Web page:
Now on to the nuts and bolts of the business. Proper stills from the likes of Carl or Holstein will set you back £50K – £250K depending on what you are looking for. Getting them installed will be pricey too, especially if you opted for a steam jacket rather than an electric one. Base spirit, botanicals, bottles, corks, seal, licenses and duty all need to be factored in.
Don’t forget the fact that most things cost triple what you think they will, as they will have to have safety ratings to deal with the fact that you have alcohol that is stronger than 80% ABV and therefore legal requirements are very different. Running costs, overheads and marketing need to be considered. That’s assuming you are doing everything in-house. Distributors, agencies and consultants will all cost more.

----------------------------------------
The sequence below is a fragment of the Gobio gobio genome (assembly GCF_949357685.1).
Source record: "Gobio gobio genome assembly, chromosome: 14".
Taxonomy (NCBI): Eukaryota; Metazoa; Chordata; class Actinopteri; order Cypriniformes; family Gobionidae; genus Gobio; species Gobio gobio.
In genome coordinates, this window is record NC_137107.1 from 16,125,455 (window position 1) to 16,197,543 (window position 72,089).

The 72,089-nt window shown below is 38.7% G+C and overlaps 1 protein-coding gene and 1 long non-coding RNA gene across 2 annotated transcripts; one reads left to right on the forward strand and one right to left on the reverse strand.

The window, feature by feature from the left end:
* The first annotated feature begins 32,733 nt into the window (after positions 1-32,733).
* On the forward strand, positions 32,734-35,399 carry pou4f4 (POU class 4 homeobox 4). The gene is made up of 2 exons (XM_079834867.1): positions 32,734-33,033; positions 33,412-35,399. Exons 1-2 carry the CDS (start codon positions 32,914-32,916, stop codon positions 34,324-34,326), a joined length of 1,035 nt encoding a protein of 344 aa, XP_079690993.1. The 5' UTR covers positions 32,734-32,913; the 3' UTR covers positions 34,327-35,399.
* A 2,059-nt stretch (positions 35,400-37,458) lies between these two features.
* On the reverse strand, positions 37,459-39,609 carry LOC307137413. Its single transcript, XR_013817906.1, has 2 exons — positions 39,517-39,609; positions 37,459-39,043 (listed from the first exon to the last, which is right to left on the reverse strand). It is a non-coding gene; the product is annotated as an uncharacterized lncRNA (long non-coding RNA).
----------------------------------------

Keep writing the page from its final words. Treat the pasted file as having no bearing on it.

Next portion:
Everyone is coming in with different circumstances and different aspirations so this is where a simplified 10 step guide breaks down but… Do your maths as best you can based on where you are at, then add 40% to it. Trust us.
We’ve never heard of a single distillery that was on budget in their first year and there are always unexpected costs that arise. Have a three to five year plan but adjust constantly, changing those yearly goals on a six month basis.
Draw up a business plan, scrutinise it and have others do that too before you even get started on Step 6…
If you’re interested in learning more about How To Open a Gin Distillery, we have created a one day workshop at our studios in Fulham, London as well as host webinars on a regular basis. Please check below for the most up-to-date schedule.
FULL DAY WORKSHOPS:
Want to know how to establish a Gin Distillery? Got that burning desire to create your own gin and bring it to market?